Tag Archives: film 2012

Silent Hill: Revelation – A Review

31 Oct

The first Silent Hill is an underrated gem. Lumped in with the rest of the video game adaptations, it is instead an incredibly effective horror film. Visually stunning, with some good performances, Silent Hill had two big strengths: it created a terrifying atmosphere, and it refused to treat its target demographic like idiots.

Silent Hill: Revelation cannot quite live up to the promise of its predecessor. It continues the story several years down the line, with Heather (played by Adelaide Clemens) near eighteen years of age and living with her father, Harry (Sean Bean). She is being plagued by horrible dreams of a town called Silent Hill. She knows nothing of her real past, and the events of the first film. Unfortunately for her, the town itself is coming to take her back.

From the off, it seems as though the filmmakers were concerned with how ‘hard’ to decipher the original film was. The entire movie, in particular the first half hour, is full of expositional dialogue. The back story from the first film is clumsily explained through a series of clunky scenes, and even Heather’s immediate situation (being near-18 and going for her first day at school) is awkwardly explained in an early bit of dialogue with Harry.

There is, quite frankly, too much speech and not enough done with it. It is used to make the plot that much easier to understand – from discussing the history of the town of Silent Hill, to Heather’s origins, and even the mysteries of Silent Hill’s sect, the Order of Valtiel. Characters spend so much time explaining what is going on that there is no real chemistry between them. You do not feel Harry’s yearning for his lost wife, or the growing relationship between Heather and Vincent (played by Kit Harington, better known as Jon Snow in Game of Thrones).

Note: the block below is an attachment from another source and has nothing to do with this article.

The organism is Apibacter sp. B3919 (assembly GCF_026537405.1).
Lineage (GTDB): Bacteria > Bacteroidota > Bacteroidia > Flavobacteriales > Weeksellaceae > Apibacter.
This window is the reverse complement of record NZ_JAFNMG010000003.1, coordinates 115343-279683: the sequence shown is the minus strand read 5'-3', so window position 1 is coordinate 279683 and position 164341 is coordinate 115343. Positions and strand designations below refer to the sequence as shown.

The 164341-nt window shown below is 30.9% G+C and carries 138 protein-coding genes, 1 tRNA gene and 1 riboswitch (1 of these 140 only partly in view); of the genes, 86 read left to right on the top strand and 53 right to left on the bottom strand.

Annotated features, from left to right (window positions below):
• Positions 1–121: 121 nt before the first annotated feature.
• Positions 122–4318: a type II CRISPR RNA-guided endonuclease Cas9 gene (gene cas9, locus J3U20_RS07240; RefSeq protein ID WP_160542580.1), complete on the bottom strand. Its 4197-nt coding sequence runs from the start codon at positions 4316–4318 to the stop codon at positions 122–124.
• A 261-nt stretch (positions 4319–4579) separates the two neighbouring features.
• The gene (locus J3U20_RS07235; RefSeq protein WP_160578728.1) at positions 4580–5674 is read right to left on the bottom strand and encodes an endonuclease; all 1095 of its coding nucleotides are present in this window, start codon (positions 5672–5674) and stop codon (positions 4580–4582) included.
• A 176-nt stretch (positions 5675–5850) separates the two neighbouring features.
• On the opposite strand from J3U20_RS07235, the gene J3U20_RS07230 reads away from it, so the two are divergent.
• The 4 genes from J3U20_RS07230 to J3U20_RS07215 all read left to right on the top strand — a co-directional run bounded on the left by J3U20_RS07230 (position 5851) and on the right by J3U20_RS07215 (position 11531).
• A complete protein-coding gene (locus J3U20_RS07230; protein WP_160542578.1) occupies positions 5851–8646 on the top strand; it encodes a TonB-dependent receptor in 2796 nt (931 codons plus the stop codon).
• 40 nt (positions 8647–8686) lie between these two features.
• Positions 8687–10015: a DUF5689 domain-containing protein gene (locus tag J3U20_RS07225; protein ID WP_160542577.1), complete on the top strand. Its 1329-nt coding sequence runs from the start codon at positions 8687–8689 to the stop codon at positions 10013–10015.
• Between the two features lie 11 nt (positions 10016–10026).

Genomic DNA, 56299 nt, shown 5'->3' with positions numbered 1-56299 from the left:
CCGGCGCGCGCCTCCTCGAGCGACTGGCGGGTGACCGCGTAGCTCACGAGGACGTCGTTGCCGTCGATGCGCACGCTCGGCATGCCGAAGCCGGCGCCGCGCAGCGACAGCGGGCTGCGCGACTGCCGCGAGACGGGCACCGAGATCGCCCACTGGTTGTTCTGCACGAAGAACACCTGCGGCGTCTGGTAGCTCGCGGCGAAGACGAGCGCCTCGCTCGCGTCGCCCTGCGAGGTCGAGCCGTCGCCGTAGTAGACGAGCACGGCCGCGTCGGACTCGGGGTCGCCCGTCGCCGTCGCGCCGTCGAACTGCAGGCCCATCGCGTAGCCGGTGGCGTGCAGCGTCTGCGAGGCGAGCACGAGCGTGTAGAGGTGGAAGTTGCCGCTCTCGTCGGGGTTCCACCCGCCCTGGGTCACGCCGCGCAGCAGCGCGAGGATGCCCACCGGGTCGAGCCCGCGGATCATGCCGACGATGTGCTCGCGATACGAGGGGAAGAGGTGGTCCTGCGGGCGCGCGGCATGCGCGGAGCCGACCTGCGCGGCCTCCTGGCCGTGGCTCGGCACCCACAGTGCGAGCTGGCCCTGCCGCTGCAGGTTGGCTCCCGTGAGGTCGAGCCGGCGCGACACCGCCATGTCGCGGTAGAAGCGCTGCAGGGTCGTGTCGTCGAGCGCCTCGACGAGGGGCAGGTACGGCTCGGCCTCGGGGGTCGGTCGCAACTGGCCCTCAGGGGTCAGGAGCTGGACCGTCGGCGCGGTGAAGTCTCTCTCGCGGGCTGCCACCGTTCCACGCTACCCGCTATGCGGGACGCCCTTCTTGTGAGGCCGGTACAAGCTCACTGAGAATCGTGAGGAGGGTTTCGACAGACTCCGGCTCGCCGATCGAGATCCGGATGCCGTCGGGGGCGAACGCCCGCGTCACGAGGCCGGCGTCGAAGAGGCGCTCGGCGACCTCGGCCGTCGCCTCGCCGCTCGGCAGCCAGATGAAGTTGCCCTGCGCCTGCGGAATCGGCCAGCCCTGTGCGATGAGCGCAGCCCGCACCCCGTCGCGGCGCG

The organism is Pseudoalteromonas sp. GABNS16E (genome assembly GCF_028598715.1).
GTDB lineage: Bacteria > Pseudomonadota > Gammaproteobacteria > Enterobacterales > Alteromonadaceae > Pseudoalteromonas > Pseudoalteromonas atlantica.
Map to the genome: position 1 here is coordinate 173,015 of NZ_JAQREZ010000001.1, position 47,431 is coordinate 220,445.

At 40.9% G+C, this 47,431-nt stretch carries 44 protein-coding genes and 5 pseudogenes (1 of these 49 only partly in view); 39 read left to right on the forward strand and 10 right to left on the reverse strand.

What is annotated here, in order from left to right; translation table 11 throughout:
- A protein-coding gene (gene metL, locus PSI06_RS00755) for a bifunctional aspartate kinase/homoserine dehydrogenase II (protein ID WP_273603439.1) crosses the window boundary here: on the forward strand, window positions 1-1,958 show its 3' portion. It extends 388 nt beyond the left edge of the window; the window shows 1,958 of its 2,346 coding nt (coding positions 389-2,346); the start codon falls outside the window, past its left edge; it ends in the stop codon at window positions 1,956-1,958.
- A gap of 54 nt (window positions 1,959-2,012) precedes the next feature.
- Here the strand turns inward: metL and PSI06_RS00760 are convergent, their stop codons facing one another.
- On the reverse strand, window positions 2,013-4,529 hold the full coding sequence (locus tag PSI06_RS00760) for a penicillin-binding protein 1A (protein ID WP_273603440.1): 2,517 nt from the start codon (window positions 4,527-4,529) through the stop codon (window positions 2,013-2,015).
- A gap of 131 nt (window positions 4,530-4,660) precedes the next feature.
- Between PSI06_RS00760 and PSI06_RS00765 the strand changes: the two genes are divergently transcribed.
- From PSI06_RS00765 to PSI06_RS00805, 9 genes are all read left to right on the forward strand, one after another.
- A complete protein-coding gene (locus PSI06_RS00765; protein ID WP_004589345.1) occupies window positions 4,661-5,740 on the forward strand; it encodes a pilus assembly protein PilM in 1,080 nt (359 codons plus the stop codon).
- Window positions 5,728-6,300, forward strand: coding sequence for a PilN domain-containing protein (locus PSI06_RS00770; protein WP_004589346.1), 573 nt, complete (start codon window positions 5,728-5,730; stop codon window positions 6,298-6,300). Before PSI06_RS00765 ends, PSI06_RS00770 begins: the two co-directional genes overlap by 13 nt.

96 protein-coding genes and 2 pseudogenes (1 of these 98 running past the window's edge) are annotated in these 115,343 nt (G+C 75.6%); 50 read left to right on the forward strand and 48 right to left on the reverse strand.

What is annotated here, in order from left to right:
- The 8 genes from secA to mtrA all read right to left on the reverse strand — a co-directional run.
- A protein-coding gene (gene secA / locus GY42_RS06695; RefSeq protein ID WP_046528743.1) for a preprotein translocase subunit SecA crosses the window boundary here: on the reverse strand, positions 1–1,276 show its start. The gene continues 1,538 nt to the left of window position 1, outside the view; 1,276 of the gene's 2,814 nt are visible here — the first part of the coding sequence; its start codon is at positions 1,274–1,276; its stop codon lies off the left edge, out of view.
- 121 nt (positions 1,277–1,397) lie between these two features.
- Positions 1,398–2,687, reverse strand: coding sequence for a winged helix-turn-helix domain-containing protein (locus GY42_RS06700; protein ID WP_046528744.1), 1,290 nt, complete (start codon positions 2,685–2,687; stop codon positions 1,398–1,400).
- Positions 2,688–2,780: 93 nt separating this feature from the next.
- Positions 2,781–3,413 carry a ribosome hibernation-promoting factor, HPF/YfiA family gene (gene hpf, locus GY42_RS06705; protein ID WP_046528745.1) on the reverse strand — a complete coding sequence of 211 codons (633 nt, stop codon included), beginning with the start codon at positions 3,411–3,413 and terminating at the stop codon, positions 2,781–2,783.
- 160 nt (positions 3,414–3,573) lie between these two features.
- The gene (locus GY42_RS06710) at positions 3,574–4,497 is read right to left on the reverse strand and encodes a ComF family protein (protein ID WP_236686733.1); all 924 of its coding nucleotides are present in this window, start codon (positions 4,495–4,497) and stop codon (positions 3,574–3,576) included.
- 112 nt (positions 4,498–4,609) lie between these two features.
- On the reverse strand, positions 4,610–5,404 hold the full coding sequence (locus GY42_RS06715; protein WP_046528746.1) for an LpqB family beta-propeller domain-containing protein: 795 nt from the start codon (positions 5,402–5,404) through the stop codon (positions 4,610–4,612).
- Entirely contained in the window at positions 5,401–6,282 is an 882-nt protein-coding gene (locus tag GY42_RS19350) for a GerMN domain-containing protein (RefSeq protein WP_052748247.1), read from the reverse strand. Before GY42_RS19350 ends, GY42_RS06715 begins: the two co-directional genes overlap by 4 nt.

An even worse problem is created, though: the characters do not appear all that phased by what they see. Whether it’s a sword-armed demon, the walls rotting around them, or a fairground made out of human remains, the characters barely react. Then, with each further moment of expositional dialogue, tension and fear are eradicated. It has to be said, though, that this is not a bad movie.

Silent Hill: Revelation does saunter along, disappointing, for about half of its run time. But, the moment Heather actually enters the town of Silent Hill, that all changes. Instead of the fleeting and relatively safe settings of the first half – a high school, a shopping mall, a motel – the atmosphere of Silent Hill is immediately oppressive.

The film, at that point, hits strong with a succession of fantastic horror set pieces. A twisted version of a mannequin warehouse gives us the most terrifying part of the film, and the fear continues well into Silent Hill’s mental asylum and dark carnival. The original visuals, such a triumph of the first film, come back to the fore to great success. A dangerous world of rust and decay, constantly shifting, is created. Not only that, but the monster designs are fantastic as well. Falling somewhere between David Lynch and Hellraiser, they are the kind of body-horror monstrosities that will slowly seep into your nightmares.

Given all of these stylistic positives – the art style, the monster design, and the sets –it seems a little strange that a decision was made to make it in 3D. Although there are moments where the 3D works quite well (during the snow storms and fairground scenes, for instance), there are large portions of Silent Hill: Revelation where it feels out of place. It takes away from the unique feel that the film has, and makes it feel a hell of a lot cheaper than the first Silent Hill. It also suffers from the usual problem with dark 3D movies – it is sometimes very hard to work out exactly what is going on.

Silent Hill: Revelation, unfortunately, doesn’t quite live up to the hype. Although the film is sometimes stunning – and terrifying – to look at, and although it contains some genuinely scary moments, it feels a little like a wasted opportunity. It falls down in the same places that the first one was strong: an unnecessary desire to explain every detail. It is good for a video game adaptation, but really that’s just a case of damning with faint praise.